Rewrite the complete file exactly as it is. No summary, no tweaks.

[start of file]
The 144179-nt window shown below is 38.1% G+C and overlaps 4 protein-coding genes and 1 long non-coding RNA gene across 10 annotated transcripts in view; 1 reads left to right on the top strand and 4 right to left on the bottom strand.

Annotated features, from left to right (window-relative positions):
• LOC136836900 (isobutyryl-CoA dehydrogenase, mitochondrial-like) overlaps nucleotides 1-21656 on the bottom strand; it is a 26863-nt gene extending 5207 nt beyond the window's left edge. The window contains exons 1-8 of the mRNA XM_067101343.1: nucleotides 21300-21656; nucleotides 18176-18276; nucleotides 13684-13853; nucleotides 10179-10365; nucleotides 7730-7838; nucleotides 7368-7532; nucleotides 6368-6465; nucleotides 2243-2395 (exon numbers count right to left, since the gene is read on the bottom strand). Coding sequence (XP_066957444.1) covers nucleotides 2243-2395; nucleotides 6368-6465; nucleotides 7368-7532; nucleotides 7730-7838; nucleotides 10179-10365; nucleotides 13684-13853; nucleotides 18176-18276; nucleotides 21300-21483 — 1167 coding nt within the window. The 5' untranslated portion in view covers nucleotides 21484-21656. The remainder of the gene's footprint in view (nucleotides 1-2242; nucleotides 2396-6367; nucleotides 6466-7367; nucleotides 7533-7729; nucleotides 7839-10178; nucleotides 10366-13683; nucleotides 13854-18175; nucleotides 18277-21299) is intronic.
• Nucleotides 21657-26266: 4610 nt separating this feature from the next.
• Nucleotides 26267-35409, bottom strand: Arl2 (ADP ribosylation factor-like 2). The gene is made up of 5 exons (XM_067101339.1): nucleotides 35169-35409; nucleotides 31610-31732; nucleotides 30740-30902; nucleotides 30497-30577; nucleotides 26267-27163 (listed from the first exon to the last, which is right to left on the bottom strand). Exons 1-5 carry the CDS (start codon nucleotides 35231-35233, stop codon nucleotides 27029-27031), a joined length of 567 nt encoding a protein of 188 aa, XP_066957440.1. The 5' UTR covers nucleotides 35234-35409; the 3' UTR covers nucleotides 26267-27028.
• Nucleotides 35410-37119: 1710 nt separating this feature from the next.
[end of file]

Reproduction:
The 144179-nt window shown below is 38.1% G+C and overlaps 4 protein-coding genes and 1 long non-coding RNA gene across 10 annotated transcripts in view; 1 reads left to right on the top strand and 4 right to left on the bottom strand.

Annotated features, from left to right (window-relative positions):
• LOC136836900 (isobutyryl-CoA dehydrogenase, mitochondrial-like) overlaps nucleotides 1-21656 on the bottom strand; it is a 26863-nt gene extending 5207 nt beyond the window's left edge. The window contains exons 1-8 of the mRNA XM_067101343.1: nucleotides 21300-21656; nucleotides 18176-18276; nucleotides 13684-13853; nucleotides 10179-10365; nucleotides 7730-7838; nucleotides 7368-7532; nucleotides 6368-6465; nucleotides 2243-2395 (exon numbers count right to left, since the gene is read on the bottom strand). Coding sequence (XP_066957444.1) covers nucleotides 2243-2395; nucleotides 6368-6465; nucleotides 7368-7532; nucleotides 7730-7838; nucleotides 10179-10365; nucleotides 13684-13853; nucleotides 18176-18276; nucleotides 21300-21483 — 1167 coding nt within the window. The 5' untranslated portion in view covers nucleotides 21484-21656. The remainder of the gene's footprint in view (nucleotides 1-2242; nucleotides 2396-6367; nucleotides 6466-7367; nucleotides 7533-7729; nucleotides 7839-10178; nucleotides 10366-13683; nucleotides 13854-18175; nucleotides 18277-21299) is intronic.
• Nucleotides 21657-26266: 4610 nt separating this feature from the next.
• Nucleotides 26267-35409, bottom strand: Arl2 (ADP ribosylation factor-like 2). The gene is made up of 5 exons (XM_067101339.1): nucleotides 35169-35409; nucleotides 31610-31732; nucleotides 30740-30902; nucleotides 30497-30577; nucleotides 26267-27163 (listed from the first exon to the last, which is right to left on the bottom strand). Exons 1-5 carry the CDS (start codon nucleotides 35231-35233, stop codon nucleotides 27029-27031), a joined length of 567 nt encoding a protein of 188 aa, XP_066957440.1. The 5' UTR covers nucleotides 35234-35409; the 3' UTR covers nucleotides 26267-27028.
• Nucleotides 35410-37119: 1710 nt separating this feature from the next.